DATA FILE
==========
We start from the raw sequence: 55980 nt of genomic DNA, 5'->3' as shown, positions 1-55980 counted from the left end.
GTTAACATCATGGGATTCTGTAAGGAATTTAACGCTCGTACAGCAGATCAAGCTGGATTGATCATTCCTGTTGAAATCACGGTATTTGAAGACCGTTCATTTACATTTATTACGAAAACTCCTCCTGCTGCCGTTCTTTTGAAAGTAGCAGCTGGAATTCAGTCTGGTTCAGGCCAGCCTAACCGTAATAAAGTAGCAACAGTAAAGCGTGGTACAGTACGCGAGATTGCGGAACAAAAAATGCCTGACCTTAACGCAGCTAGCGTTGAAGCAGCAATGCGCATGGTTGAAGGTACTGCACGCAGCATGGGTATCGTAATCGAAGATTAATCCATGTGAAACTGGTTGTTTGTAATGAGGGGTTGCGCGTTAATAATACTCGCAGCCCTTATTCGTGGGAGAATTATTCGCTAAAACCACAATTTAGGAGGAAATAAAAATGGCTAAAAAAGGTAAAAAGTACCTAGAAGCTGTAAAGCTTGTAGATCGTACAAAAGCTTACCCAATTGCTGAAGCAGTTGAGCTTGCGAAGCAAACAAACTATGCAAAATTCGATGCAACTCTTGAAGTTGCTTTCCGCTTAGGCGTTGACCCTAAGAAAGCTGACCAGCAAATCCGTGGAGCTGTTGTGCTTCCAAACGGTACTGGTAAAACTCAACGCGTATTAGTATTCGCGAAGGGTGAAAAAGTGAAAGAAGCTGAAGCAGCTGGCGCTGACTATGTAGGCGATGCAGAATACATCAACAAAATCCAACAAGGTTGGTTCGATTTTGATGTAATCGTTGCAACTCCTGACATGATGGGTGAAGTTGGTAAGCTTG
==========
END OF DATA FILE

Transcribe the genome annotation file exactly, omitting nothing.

We start from the raw sequence: 55980 nt of genomic DNA, 5'->3' as shown, positions 1-55980 counted from the left end.
GTTAACATCATGGGATTCTGTAAGGAATTTAACGCTCGTACAGCAGATCAAGCTGGATTGATCATTCCTGTTGAAATCACGGTATTTGAAGACCGTTCATTTACATTTATTACGAAAACTCCTCCTGCTGCCGTTCTTTTGAAAGTAGCAGCTGGAATTCAGTCTGGTTCAGGCCAGCCTAACCGTAATAAAGTAGCAACAGTAAAGCGTGGTACAGTACGCGAGATTGCGGAACAAAAAATGCCTGACCTTAACGCAGCTAGCGTTGAAGCAGCAATGCGCATGGTTGAAGGTACTGCACGCAGCATGGGTATCGTAATCGAAGATTAATCCATGTGAAACTGGTTGTTTGTAATGAGGGGTTGCGCGTTAATAATACTCGCAGCCCTTATTCGTGGGAGAATTATTCGCTAAAACCACAATTTAGGAGGAAATAAAAATGGCTAAAAAAGGTAAAAAGTACCTAGAAGCTGTAAAGCTTGTAGATCGTACAAAAGCTTACCCAATTGCTGAAGCAGTTGAGCTTGCGAAGCAAACAAACTATGCAAAATTCGATGCAACTCTTGAAGTTGCTTTCCGCTTAGGCGTTGACCCTAAGAAAGCTGACCAGCAAATCCGTGGAGCTGTTGTGCTTCCAAACGGTACTGGTAAAACTCAACGCGTATTAGTATTCGCGAAGGGTGAAAAAGTGAAAGAAGCTGAAGCAGCTGGCGCTGACTATGTAGGCGATGCAGAATACATCAACAAAATCCAACAAGGTTGGTTCGATTTTGATGTAATCGTTGCAACTCCTGACATGATGGGTGAAGTTGGTAAGCTTG